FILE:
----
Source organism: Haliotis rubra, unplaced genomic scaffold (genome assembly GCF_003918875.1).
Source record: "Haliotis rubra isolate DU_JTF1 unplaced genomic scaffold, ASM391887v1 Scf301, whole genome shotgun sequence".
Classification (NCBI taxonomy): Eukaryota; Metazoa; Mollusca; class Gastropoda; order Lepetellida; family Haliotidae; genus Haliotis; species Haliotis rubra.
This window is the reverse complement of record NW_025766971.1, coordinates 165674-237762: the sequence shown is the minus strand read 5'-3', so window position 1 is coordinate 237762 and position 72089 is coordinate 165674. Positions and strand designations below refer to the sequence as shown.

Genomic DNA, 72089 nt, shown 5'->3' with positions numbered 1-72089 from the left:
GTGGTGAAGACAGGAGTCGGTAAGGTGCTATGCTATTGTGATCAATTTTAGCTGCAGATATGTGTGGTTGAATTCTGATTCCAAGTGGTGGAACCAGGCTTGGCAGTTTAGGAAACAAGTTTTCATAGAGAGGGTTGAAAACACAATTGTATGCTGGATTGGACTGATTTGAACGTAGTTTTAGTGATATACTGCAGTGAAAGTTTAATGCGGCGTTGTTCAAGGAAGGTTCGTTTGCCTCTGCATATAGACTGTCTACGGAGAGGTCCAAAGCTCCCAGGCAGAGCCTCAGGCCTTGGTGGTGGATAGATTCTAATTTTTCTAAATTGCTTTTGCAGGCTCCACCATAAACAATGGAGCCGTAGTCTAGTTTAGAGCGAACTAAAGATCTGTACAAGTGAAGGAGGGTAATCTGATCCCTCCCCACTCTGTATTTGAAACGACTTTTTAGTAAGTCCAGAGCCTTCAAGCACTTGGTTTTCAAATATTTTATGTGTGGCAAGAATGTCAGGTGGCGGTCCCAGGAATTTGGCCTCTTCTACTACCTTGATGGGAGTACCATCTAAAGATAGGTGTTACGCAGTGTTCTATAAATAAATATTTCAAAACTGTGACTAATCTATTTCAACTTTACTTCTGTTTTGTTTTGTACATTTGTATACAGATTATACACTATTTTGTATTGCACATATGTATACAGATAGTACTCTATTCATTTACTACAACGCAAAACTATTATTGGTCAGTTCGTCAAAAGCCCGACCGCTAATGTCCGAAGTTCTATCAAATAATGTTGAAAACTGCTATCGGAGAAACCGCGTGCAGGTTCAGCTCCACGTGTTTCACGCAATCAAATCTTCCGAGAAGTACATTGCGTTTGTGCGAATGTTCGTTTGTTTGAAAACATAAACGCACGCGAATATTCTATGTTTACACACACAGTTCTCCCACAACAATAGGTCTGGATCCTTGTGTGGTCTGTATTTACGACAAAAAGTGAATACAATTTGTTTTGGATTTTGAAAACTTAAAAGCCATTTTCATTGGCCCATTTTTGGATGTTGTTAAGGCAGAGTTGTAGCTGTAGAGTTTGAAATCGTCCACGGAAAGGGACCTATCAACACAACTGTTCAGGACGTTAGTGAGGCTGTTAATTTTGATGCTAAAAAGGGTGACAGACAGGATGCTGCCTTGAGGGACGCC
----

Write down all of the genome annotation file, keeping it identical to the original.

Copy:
Source organism: Haliotis rubra, unplaced genomic scaffold (genome assembly GCF_003918875.1).
Source record: "Haliotis rubra isolate DU_JTF1 unplaced genomic scaffold, ASM391887v1 Scf301, whole genome shotgun sequence".
Classification (NCBI taxonomy): Eukaryota; Metazoa; Mollusca; class Gastropoda; order Lepetellida; family Haliotidae; genus Haliotis; species Haliotis rubra.
This window is the reverse complement of record NW_025766971.1, coordinates 165674-237762: the sequence shown is the minus strand read 5'-3', so window position 1 is coordinate 237762 and position 72089 is coordinate 165674. Positions and strand designations below refer to the sequence as shown.

Genomic DNA, 72089 nt, shown 5'->3' with positions numbered 1-72089 from the left:
GTGGTGAAGACAGGAGTCGGTAAGGTGCTATGCTATTGTGATCAATTTTAGCTGCAGATATGTGTGGTTGAATTCTGATTCCAAGTGGTGGAACCAGGCTTGGCAGTTTAGGAAACAAGTTTTCATAGAGAGGGTTGAAAACACAATTGTATGCTGGATTGGACTGATTTGAACGTAGTTTTAGTGATATACTGCAGTGAAAGTTTAATGCGGCGTTGTTCAAGGAAGGTTCGTTTGCCTCTGCATATAGACTGTCTACGGAGAGGTCCAAAGCTCCCAGGCAGAGCCTCAGGCCTTGGTGGTGGATAGATTCTAATTTTTCTAAATTGCTTTTGCAGGCTCCACCATAAACAATGGAGCCGTAGTCTAGTTTAGAGCGAACTAAAGATCTGTACAAGTGAAGGAGGGTAATCTGATCCCTCCCCACTCTGTATTTGAAACGACTTTTTAGTAAGTCCAGAGCCTTCAAGCACTTGGTTTTCAAATATTTTATGTGTGGCAAGAATGTCAGGTGGCGGTCCCAGGAATTTGGCCTCTTCTACTACCTTGATGGGAGTACCATCTAAAGATAGGTGTTACGCAGTGTTCTATAAATAAATATTTCAAAACTGTGACTAATCTATTTCAACTTTACTTCTGTTTTGTTTTGTACATTTGTATACAGATTATACACTATTTTGTATTGCACATATGTATACAGATAGTACTCTATTCATTTACTACAACGCAAAACTATTATTGGTCAGTTCGTCAAAAGCCCGACCGCTAATGTCCGAAGTTCTATCAAATAATGTTGAAAACTGCTATCGGAGAAACCGCGTGCAGGTTCAGCTCCACGTGTTTCACGCAATCAAATCTTCCGAGAAGTACATTGCGTTTGTGCGAATGTTCGTTTGTTTGAAAACATAAACGCACGCGAATATTCTATGTTTACACACACAGTTCTCCCACAACAATAGGTCTGGATCCTTGTGTGGTCTGTATTTACGACAAAAAGTGAATACAATTTGTTTTGGATTTTGAAAACTTAAAAGCCATTTTCATTGGCCCATTTTTGGATGTTGTTAAGGCAGAGTTGTAGCTGTAGAGTTTGAAATCGTCCACGGAAAGGGACCTATCAACACAACTGTTCAGGACGTTAGTGAGGCTGTTAATTTTGATGCTAAAAAGGGTGACAGACAGGATGCTGCCTTGAGGGACGCC